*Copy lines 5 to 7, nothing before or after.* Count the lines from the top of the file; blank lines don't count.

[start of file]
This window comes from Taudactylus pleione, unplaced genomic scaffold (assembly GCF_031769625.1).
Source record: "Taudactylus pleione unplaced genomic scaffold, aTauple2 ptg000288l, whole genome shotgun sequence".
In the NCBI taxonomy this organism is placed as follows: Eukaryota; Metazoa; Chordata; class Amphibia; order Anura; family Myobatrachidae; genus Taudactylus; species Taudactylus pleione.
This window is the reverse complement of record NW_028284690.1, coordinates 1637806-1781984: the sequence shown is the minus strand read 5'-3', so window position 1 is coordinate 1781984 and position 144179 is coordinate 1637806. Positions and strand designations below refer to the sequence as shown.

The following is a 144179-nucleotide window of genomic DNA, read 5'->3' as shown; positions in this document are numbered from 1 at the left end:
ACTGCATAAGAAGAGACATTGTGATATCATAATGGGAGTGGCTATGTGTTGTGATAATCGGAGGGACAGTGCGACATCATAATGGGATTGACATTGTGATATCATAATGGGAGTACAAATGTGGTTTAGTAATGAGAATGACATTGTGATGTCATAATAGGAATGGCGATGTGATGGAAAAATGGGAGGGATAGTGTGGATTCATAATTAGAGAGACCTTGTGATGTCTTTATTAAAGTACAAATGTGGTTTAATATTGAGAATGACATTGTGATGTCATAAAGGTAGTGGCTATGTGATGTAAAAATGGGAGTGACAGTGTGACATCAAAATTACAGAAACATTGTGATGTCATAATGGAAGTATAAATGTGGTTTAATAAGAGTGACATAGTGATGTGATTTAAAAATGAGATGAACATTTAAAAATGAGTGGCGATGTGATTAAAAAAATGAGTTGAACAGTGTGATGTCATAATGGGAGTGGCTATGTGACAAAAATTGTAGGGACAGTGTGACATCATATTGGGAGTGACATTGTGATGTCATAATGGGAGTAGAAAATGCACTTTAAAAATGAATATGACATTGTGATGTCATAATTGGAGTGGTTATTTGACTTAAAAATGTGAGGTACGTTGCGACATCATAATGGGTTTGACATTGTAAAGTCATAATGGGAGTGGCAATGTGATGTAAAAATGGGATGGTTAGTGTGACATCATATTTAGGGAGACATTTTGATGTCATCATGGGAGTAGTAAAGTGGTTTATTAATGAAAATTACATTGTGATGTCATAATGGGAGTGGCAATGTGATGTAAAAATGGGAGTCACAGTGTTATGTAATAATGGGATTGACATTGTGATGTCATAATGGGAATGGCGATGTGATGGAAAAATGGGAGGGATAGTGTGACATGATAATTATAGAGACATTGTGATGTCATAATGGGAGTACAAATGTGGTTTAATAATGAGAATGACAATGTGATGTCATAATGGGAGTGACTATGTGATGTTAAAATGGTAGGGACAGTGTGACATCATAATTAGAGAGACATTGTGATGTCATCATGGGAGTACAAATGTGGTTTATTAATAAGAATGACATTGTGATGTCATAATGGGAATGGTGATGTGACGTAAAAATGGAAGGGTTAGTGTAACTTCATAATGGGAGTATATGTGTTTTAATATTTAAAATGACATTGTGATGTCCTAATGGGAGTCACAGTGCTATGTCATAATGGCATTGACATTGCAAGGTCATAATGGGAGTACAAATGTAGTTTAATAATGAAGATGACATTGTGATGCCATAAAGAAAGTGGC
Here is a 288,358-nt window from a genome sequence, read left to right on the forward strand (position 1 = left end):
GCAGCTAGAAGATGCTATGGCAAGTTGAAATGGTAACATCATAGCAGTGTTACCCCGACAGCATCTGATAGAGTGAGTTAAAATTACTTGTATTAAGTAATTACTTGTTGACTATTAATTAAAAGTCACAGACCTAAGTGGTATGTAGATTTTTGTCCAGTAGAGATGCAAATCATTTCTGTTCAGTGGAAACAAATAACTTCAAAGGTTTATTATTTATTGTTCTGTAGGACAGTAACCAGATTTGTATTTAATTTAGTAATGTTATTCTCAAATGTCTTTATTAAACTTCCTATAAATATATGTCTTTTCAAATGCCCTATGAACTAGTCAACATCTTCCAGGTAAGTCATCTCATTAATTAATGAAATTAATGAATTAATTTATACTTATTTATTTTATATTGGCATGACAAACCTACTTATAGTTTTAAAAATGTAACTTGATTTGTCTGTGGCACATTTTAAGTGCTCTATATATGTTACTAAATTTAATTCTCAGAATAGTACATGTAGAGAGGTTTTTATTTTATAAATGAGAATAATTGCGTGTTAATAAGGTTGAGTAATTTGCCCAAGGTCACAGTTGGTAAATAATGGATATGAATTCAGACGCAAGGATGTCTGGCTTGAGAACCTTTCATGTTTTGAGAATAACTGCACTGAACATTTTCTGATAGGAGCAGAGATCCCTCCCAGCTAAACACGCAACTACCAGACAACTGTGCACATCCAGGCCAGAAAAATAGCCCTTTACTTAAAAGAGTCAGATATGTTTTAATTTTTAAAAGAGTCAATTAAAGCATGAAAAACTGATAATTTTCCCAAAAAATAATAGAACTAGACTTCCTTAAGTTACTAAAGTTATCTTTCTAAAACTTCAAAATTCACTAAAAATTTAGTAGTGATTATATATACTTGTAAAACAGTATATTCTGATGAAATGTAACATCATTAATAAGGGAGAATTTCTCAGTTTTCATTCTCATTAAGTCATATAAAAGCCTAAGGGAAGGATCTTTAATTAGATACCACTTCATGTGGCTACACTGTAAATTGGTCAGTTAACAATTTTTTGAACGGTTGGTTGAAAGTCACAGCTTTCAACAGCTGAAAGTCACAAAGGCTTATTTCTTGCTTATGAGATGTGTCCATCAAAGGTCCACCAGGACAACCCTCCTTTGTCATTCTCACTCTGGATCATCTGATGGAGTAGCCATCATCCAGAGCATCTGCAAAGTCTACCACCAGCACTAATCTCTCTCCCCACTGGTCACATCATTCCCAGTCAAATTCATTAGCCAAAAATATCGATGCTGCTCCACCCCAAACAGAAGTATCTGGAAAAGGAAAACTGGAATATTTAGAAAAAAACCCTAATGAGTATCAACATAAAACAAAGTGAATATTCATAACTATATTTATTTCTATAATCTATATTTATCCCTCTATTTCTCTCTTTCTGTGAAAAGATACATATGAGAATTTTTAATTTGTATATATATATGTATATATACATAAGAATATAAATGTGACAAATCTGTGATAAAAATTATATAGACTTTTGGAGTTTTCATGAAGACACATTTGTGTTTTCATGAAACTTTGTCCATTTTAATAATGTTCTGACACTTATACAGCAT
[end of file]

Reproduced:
The following is a 144179-nucleotide window of genomic DNA, read 5'->3' as shown; positions in this document are numbered from 1 at the left end:
ACTGCATAAGAAGAGACATTGTGATATCATAATGGGAGTGGCTATGTGTTGTGATAATCGGAGGGACAGTGCGACATCATAATGGGATTGACATTGTGATATCATAATGGGAGTACAAATGTGGTTTAGTAATGAGAATGACATTGTGATGTCATAATAGGAATGGCGATGTGATGGAAAAATGGGAGGGATAGTGTGGATTCATAATTAGAGAGACCTTGTGATGTCTTTATTAAAGTACAAATGTGGTTTAATATTGAGAATGACATTGTGATGTCATAAAGGTAGTGGCTATGTGATGTAAAAATGGGAGTGACAGTGTGACATCAAAATTACAGAAACATTGTGATGTCATAATGGAAGTATAAATGTGGTTTAATAAGAGTGACATAGTGATGTGATTTAAAAATGAGATGAACATTTAAAAATGAGTGGCGATGTGATTAAAAAAATGAGTTGAACAGTGTGATGTCATAATGGGAGTGGCTATGTGACAAAAATTGTAGGGACAGTGTGACATCATATTGGGAGTGACATTGTGATGTCATAATGGGAGTAGAAAATGCACTTTAAAAATGAATATGACATTGTGATGTCATAATTGGAGTGGTTATTTGACTTAAAAATGTGAGGTACGTTGCGACATCATAATGGGTTTGACATTGTAAAGTCATAATGGGAGTGGCAATGTGATGTAAAAATGGGATGGTTAGTGTGACATCATATTTAGGGAGACATTTTGATGTCATCATGGGAGTAGTAAAGTGGTTTATTAATGAAAATTACATTGTGATGTCATAATGGGAGTGGCAATGTGATGTAAAAATGGGAGTCACAGTGTTATGTAATAATGGGATTGACATTGTGATGTCATAATGGGAATGGCGATGTGATGGAAAAATGGGAGGGATAGTGTGACATGATAATTATAGAGACATTGTGATGTCATAATGGGAGTACAAATGTGGTTTAATAATGAGAATGACAATGTGATGTCATAATGGGAGTGACTATGTGATGTTAAAATGGTAGGGACAGTGTGACATCATAATTAGAGAGACATTGTGATGTCATCATGGGAGTACAAATGTGGTTTATTAATAAGAATGACATTGTGATGTCATAATGGGAATGGTGATGTGACGTAAAAATGGAAGGGTTAGTGTAACTTCATAATGGGAGTATATGTGTTTTAATATTTAAAATGACATTGTGATGTCCTAATGGGAGTCACAGTGCTATGTCATAATGGCATTGACATTGCAAGGTCATAATGGGAGTACAAATGTAGTTTAATAATGAAGATGACATTGTGATGCCATAAAGAAAGTGGC
Here is a 288,358-nt window from a genome sequence, read left to right on the forward strand (position 1 = left end):